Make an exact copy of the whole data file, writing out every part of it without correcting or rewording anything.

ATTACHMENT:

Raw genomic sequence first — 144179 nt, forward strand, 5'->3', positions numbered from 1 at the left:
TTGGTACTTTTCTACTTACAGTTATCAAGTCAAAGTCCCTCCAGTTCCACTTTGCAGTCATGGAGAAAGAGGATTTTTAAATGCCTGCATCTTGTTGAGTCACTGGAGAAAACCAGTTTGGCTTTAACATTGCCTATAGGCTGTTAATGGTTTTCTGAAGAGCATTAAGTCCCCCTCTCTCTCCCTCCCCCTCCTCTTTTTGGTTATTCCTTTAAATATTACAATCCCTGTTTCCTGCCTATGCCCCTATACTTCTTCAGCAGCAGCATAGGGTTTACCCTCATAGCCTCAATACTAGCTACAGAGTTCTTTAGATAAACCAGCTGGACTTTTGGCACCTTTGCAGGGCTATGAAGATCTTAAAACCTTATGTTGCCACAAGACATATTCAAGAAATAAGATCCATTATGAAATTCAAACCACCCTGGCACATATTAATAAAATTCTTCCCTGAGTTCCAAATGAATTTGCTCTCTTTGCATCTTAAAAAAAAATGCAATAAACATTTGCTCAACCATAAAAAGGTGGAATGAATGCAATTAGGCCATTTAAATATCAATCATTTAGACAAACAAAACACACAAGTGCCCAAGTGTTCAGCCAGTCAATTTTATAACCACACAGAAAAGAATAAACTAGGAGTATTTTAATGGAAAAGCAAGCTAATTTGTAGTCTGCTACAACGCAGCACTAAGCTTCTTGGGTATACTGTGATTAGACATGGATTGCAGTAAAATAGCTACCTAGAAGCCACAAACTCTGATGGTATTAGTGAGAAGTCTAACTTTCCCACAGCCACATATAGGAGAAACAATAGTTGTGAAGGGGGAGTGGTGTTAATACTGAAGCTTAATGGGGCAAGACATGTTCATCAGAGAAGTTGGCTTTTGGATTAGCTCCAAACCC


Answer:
Raw genomic sequence first — 144179 nt, forward strand, 5'->3', positions numbered from 1 at the left:
TTGGTACTTTTCTACTTACAGTTATCAAGTCAAAGTCCCTCCAGTTCCACTTTGCAGTCATGGAGAAAGAGGATTTTTAAATGCCTGCATCTTGTTGAGTCACTGGAGAAAACCAGTTTGGCTTTAACATTGCCTATAGGCTGTTAATGGTTTTCTGAAGAGCATTAAGTCCCCCTCTCTCTCCCTCCCCCTCCTCTTTTTGGTTATTCCTTTAAATATTACAATCCCTGTTTCCTGCCTATGCCCCTATACTTCTTCAGCAGCAGCATAGGGTTTACCCTCATAGCCTCAATACTAGCTACAGAGTTCTTTAGATAAACCAGCTGGACTTTTGGCACCTTTGCAGGGCTATGAAGATCTTAAAACCTTATGTTGCCACAAGACATATTCAAGAAATAAGATCCATTATGAAATTCAAACCACCCTGGCACATATTAATAAAATTCTTCCCTGAGTTCCAAATGAATTTGCTCTCTTTGCATCTTAAAAAAAAATGCAATAAACATTTGCTCAACCATAAAAAGGTGGAATGAATGCAATTAGGCCATTTAAATATCAATCATTTAGACAAACAAAACACACAAGTGCCCAAGTGTTCAGCCAGTCAATTTTATAACCACACAGAAAAGAATAAACTAGGAGTATTTTAATGGAAAAGCAAGCTAATTTGTAGTCTGCTACAACGCAGCACTAAGCTTCTTGGGTATACTGTGATTAGACATGGATTGCAGTAAAATAGCTACCTAGAAGCCACAAACTCTGATGGTATTAGTGAGAAGTCTAACTTTCCCACAGCCACATATAGGAGAAACAATAGTTGTGAAGGGGGAGTGGTGTTAATACTGAAGCTTAATGGGGCAAGACATGTTCATCAGAGAAGTTGGCTTTTGGATTAGCTCCAAACCC